Monday, April 30, 2012
Don't Finish: Ways to be a More Productive Writer, Part 3
I started off with finding the right time and place to write. Last time was all about preparation. Today in my "Be a More Productive Writer" series, it's all about priming the pump.
Tip number three on being a more productive writer:
End your writing sessions in the middle of a sentence.
This little tip is from Hemingway. Not finishing that sentence might sound crazy, but if you end your writing session in the middle of a sentence or paragraph, you'll know what comes next when you start the next session. You'll eliminate that "where do I start?" feeling that's all too common when we sit down to work.
I've always been the type of writer who ended my writing day at the end of a scene or chapter. They're natural stopping points and left me with a feeling of accomplishment. "I got a scene done! Yay!"
Then I noticed when I started writing the next day, I had to come up with a starting line for the next scene (and we all know how tough those opening lines can be). I was spending a long time trying to get started again. Staring at that blank screen and re-reading a lot of the previous day's stuff just to get back into the work, which cut into my writing time.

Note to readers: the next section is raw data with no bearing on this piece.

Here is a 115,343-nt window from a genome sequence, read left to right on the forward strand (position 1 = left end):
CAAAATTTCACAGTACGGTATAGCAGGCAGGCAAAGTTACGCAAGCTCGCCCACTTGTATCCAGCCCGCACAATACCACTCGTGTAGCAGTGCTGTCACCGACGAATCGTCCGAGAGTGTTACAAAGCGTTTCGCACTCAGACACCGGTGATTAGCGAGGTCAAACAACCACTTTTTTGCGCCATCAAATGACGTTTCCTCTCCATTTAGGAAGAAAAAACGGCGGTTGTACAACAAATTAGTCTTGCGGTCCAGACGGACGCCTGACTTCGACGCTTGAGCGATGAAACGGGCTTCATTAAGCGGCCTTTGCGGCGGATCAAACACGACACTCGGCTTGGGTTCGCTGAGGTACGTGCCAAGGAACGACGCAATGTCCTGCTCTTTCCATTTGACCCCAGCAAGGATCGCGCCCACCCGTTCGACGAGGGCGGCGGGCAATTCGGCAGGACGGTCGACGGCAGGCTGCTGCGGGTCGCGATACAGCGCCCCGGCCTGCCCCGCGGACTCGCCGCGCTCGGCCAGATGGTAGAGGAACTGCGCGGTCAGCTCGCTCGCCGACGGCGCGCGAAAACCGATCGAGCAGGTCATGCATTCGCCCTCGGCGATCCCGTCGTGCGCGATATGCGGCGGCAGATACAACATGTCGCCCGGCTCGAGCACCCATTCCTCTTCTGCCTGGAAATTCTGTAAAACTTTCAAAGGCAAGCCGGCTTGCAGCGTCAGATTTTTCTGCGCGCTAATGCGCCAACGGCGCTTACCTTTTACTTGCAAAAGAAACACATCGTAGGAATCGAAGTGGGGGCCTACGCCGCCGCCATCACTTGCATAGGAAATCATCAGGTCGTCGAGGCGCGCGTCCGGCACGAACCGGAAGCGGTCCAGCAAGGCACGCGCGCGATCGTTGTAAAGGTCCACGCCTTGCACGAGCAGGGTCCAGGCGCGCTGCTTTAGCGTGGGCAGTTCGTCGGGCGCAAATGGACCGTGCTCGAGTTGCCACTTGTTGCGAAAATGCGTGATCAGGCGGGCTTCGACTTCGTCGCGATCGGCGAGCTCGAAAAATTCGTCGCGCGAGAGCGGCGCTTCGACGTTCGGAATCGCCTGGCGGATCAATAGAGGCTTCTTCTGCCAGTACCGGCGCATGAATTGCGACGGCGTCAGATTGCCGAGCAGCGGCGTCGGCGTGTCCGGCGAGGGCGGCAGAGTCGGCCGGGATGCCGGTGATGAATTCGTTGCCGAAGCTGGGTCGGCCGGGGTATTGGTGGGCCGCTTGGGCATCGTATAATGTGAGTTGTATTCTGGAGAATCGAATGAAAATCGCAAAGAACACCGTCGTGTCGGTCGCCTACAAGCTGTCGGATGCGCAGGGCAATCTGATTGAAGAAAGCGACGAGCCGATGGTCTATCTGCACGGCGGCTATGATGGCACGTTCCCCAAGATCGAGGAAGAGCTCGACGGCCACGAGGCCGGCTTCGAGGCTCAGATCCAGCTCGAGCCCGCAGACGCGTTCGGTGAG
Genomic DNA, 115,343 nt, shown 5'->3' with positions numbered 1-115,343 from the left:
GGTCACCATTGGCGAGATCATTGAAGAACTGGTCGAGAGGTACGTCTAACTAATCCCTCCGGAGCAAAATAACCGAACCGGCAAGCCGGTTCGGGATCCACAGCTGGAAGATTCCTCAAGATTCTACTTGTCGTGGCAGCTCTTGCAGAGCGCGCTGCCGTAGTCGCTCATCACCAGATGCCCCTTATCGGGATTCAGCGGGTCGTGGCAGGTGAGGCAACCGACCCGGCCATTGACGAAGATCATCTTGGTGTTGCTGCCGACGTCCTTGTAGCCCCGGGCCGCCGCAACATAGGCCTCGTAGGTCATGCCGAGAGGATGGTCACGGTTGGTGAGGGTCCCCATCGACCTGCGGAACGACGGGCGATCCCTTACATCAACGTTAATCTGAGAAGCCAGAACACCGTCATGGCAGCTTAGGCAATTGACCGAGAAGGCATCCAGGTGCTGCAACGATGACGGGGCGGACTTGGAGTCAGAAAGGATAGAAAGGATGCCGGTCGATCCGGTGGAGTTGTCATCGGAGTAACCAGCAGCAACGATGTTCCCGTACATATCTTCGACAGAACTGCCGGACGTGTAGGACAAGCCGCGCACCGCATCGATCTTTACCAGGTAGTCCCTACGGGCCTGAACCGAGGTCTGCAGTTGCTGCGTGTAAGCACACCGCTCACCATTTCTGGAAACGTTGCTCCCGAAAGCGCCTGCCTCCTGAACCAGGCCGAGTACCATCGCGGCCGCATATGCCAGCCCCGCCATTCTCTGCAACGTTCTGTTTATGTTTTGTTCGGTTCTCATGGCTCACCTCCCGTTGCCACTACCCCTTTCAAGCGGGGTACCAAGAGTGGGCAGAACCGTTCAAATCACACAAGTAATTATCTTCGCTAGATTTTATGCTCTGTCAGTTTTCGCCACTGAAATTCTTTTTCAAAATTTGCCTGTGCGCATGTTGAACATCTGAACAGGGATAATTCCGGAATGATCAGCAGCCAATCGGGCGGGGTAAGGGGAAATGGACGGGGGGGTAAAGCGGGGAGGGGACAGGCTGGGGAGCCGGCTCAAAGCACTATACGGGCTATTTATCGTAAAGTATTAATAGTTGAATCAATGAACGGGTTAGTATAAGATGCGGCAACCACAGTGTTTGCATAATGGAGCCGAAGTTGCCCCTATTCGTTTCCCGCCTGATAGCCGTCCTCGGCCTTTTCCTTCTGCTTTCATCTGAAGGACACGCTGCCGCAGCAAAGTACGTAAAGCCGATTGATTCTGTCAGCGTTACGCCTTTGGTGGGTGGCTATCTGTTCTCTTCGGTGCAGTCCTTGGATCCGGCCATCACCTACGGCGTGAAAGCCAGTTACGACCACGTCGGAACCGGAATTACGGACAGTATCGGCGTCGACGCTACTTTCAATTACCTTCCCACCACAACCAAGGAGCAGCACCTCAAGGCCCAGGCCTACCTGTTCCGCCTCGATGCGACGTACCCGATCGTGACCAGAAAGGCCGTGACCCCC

On the days I didn't end at a scene break, but in the middle of something actively going on, I was able to jump right in and find my momentum. That "where do I start?" feeling was gone.
Now, sometimes you get to a scene end and you need to stop due to time (dinner, kids, work, etc), but instead of ending at that break, try writing just a paragraph or two of the next scene and stopping in the middle there. You get over that new scene hump and have primed the pump for the next writing session. (This works quite well with Tip #2, since you'll have a starting point in which to plan out the next scene)
This tip's challenge:
End your writing sessions during a scene when you know what happens next. Prepare your next session so you can jump right in.
As for last tip's challenge... Who did the prep work? Did it help make your writing sessions more productive? Were you more focused during your writing time?